Storing grain might sound like a simple task, but it’s something you always have to execute very carefully. Even scenarios like minor temperature fluctuations in your storage silo can cause big problems. These essential tips for properly storing grain long-term will show you how to keep your products intact all year round.
Keep an Eye on Temperature
Use a temperature monitoring device to consistently check on your grain. If you notice strange temperature readings, you’ll have to swiftly make corrections in order to keep your ingredients intact. This is why aeration systems are so crucial for long-term grain storage.
These systems will help you keep grain cool if temperatures begin to fluctuate. This can change from location to location, but the average optimal temperature for grain storage is around 40 degrees Fahrenheit.
Maintaining that temperature level is particularly important during the summer. If you’re storing the grain at temperatures North of 70 degrees Fahrenheit, you can wind up helping contaminants like bugs and mold work their way inside.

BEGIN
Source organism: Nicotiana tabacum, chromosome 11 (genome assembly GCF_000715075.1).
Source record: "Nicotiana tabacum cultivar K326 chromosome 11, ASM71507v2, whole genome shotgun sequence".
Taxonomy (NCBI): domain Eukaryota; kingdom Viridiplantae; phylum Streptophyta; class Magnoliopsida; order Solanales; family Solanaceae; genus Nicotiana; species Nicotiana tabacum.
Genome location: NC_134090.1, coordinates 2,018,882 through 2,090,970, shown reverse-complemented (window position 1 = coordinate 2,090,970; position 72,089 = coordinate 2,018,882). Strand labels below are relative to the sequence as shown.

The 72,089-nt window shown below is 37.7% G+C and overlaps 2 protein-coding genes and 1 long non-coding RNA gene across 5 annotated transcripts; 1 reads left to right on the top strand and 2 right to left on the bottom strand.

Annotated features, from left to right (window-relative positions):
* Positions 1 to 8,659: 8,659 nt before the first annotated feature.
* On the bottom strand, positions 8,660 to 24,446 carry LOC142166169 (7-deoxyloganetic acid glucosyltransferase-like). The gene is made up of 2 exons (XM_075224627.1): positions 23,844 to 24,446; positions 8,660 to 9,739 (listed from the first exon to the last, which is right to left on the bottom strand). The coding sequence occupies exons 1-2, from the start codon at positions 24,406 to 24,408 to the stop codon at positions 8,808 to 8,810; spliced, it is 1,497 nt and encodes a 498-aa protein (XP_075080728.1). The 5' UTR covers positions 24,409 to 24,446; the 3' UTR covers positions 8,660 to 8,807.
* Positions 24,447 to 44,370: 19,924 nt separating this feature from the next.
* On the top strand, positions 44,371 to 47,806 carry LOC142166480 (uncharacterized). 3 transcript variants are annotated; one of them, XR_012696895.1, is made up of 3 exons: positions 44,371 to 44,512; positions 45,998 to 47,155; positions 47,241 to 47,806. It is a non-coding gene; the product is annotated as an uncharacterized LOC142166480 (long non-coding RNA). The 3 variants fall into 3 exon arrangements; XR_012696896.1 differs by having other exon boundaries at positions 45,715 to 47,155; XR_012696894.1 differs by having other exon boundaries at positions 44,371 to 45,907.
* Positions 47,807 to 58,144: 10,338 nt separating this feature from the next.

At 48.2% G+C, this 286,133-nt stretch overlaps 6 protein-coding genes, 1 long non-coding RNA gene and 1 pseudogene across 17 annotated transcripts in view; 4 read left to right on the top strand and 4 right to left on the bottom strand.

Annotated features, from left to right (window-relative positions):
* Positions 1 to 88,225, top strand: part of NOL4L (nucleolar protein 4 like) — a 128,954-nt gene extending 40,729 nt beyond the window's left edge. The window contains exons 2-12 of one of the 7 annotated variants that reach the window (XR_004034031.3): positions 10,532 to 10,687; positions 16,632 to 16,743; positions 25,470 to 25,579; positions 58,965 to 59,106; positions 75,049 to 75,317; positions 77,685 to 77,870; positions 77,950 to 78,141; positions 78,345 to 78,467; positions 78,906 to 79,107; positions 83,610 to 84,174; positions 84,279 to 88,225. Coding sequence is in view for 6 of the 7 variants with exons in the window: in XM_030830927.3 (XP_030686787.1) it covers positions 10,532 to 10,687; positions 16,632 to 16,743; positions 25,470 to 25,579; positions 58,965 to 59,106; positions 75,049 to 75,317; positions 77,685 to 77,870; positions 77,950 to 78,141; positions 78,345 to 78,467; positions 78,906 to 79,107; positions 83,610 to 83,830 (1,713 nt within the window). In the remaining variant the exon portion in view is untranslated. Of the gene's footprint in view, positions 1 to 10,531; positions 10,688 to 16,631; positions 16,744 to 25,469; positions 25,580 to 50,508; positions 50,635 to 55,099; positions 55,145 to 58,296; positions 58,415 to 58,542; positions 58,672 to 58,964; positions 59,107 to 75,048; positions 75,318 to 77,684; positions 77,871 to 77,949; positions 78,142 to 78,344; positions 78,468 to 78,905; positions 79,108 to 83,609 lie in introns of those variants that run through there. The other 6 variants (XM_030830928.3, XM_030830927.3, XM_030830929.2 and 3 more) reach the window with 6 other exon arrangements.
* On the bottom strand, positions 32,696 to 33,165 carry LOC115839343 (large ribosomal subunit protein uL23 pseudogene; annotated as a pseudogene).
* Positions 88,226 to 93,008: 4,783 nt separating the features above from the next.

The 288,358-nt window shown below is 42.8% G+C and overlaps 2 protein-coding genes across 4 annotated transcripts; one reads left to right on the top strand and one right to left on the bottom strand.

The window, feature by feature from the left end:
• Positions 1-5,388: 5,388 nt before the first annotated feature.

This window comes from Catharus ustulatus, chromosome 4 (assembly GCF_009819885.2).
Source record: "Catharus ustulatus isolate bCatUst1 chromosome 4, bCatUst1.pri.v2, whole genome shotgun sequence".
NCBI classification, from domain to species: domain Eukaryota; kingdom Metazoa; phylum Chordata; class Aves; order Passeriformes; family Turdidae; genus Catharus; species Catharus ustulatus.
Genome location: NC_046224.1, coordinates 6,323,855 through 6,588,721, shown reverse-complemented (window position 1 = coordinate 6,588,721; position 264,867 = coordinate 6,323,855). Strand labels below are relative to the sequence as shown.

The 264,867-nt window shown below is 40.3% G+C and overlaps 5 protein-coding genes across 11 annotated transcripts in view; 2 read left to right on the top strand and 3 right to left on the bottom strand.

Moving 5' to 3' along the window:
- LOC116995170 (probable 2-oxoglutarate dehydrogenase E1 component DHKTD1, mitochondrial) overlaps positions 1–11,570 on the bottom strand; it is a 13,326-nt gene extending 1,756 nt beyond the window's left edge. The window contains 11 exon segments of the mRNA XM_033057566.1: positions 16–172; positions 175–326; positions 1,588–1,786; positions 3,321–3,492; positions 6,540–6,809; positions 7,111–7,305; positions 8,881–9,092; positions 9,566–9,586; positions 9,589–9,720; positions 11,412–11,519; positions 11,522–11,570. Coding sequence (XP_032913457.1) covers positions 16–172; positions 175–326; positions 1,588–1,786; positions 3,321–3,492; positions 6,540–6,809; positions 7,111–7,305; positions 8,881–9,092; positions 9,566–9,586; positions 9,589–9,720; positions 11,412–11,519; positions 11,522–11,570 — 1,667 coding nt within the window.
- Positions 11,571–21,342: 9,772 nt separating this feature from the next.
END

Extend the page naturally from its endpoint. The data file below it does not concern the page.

Store Grain That Can Last
Whenever you store grain, it should be in good condition. If you store low-quality, damaged ingredients long-term, they’re not going to get better in storage. Only store grain that’s in good enough condition to last until the end of your storage cycle. The better the grain, the longer you can store it without worry.
Likewise, don’t store a new batch of grain with an old batch. Only pair batches that are at the same point in their storage cycles. This is one of the most essential tips for properly storing grain long-term because at first, pairing different batches might seem like an efficient storage method; however, only under specific circumstances can that tactic work.
Choose the Right Silo
Although it’s last on this list, choosing the right silo is one of the first steps you should take. There are multiple types of metal storage silos available, not all of which can hold grain long-term.
Knowing the difference between the right storage units for the job, like flat-bottom silos and units less optimized for such processes, will help you avoid making a simple mistake that will have a lasting impact on your grain. By choosing the right silo, you can ensure your crop reaches the next step of the process successfully.